The appellant filed an equitable complaint in Clayton Superior Court seeking the appointment of a special commissioner or receiver to sell, under supervision by the court, a certain tract of land in Clayton County which appellant alleges is owned, as tenants in common, by appellant and the appellee. The essential averments of this equitable complaint were denied by the appellee who asserted as a primary defense that the land in question was not owned by the parties but was owned by Southern Precision Machinery, Inc., a corporation which had been organized and owned by the parties. Appellee contends that both parties have regarded the property in question as a corporate asset for several years and are now estopped to deny it.
The trial court held a hearing in the case on June 19, 1973, and at the conclusion thereof determined that appellant was not entitled to the appointment of a special commissioner or receiver to sell the property and entered an order denying this relief sought by appellant. The trial court's order was properly certified for review and this appeal is addressed only to the correctness of the trial court's order denying the appointment of a special commissioner or receiver in the case.
The record discloses that the parties In this case were previously involved in litigation in DeKalb Superior Court in 1972. That litigation dealt with the ownership and control of the corporation, which these parties organized (Southern Precision Machinery, Inc.), and with the assets of the corporation. The pleadings in the DeKalb County case, which are a part of the record in this case, refer to the subject property as the "premises of the corporation" and as "its property." That earlier case terminated with a consent order which required the corporation to purchase from James A. Seaman (the appellant here) his shares of the common stock for a stated price to be paid in installments. The debt was to be evidenced by a promissory note and secured by a first lien deed to secure debt from the corporation covering the same property which appellant now contends in this case is owned in common by him and the appellee. The DeKalb consent order also provides that: "Southern Precision Machinery, Inc., shall permit James A. Seaman to use and occupy its premises (the subject property) until April 1, 1973, without any rent." It was shown by the evidence at the hearing before the trial court in the present case that the appellant and the appellee originally took title to the subject property on November 1, 1960, but after forming the corporation treated the property as a corporate asset by including it as such on the books of the corporation, permitting the corporation to occupy and use the property, and allowing the corporation at one time to execute a lease of the premises to another company. In addition, the corporation returned the property for taxation and all of this occurred over a period of approximately ten years while the corporate stock was owned by these parties.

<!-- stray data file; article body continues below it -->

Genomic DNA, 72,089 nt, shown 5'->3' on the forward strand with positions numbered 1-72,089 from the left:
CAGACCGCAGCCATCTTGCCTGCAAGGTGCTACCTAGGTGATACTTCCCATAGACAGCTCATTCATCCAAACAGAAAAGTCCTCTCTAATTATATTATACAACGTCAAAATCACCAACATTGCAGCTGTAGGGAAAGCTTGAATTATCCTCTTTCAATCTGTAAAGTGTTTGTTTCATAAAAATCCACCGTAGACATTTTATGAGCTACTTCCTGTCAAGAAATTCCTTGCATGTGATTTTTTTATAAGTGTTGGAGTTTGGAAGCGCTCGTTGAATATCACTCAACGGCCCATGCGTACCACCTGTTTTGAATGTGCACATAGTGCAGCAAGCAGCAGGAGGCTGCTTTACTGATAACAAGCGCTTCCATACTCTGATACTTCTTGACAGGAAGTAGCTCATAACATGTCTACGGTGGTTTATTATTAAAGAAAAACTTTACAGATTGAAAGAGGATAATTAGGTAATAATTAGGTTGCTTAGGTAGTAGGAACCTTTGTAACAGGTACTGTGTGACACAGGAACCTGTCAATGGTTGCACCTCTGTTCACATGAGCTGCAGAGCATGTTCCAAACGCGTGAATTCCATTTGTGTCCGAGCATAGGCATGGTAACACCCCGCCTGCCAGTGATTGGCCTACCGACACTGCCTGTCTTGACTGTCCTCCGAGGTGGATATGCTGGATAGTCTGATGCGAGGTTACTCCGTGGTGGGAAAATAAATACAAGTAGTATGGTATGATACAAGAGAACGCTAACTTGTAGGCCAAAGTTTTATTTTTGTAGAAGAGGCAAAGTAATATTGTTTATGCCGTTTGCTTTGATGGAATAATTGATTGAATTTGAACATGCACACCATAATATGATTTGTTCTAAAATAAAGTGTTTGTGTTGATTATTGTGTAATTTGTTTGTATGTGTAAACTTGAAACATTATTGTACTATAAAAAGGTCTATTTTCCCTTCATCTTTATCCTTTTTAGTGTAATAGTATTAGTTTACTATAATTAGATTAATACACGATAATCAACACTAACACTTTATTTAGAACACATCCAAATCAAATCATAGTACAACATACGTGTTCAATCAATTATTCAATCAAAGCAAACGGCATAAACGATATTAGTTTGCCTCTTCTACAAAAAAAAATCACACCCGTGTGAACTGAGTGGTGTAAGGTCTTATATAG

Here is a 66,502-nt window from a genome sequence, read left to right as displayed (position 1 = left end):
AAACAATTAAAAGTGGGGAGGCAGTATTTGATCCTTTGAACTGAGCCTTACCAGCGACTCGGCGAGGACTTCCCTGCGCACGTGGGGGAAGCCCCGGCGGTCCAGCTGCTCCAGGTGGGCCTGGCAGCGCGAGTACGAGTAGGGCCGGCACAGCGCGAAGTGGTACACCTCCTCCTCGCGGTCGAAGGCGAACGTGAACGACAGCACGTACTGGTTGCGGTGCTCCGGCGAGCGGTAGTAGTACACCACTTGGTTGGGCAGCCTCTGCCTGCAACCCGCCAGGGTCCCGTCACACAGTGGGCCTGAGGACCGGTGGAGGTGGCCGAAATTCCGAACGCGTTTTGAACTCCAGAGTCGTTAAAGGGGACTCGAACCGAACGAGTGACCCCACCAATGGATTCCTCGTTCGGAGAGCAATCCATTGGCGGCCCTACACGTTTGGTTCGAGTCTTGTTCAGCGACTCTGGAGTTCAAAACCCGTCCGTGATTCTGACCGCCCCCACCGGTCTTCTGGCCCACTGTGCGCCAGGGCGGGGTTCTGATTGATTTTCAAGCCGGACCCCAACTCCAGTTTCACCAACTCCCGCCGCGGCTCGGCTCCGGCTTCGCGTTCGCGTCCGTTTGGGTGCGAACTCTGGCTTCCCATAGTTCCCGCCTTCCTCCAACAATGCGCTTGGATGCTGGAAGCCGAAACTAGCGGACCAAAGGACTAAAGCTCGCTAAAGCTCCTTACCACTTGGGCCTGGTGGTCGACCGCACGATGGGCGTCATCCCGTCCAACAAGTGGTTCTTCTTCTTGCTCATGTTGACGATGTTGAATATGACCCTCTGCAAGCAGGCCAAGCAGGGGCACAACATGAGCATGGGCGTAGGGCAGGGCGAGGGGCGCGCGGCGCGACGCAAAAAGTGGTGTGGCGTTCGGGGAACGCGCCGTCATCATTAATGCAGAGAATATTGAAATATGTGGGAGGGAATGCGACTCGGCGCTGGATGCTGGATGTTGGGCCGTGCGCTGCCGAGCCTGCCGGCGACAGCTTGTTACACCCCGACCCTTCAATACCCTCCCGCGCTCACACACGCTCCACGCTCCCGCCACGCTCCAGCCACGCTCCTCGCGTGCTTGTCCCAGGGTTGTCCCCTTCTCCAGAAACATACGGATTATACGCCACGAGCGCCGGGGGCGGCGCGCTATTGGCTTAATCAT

We hold that in this case the trial court was authorized to conclude, as it did, that the appellant is estopped to deny the ownership of this property by Southern Precision Machinery, Inc. The conduct of the parties and the subsequent consent order of DeKalb Superior Court in the previous case, to which appellant and appellee were parties, clearly recognize the corporation as the owner of the property involved in the present case. The trial court correctly decided that equity will not lend its aid to the appellant to assert a contrary position in the present case. See Saturday v. Saturday, 224 Ga. 236 (161 SE2d 509)
Beck, Goddard, Owen & Murray, Howard P. Wallace, for appellee.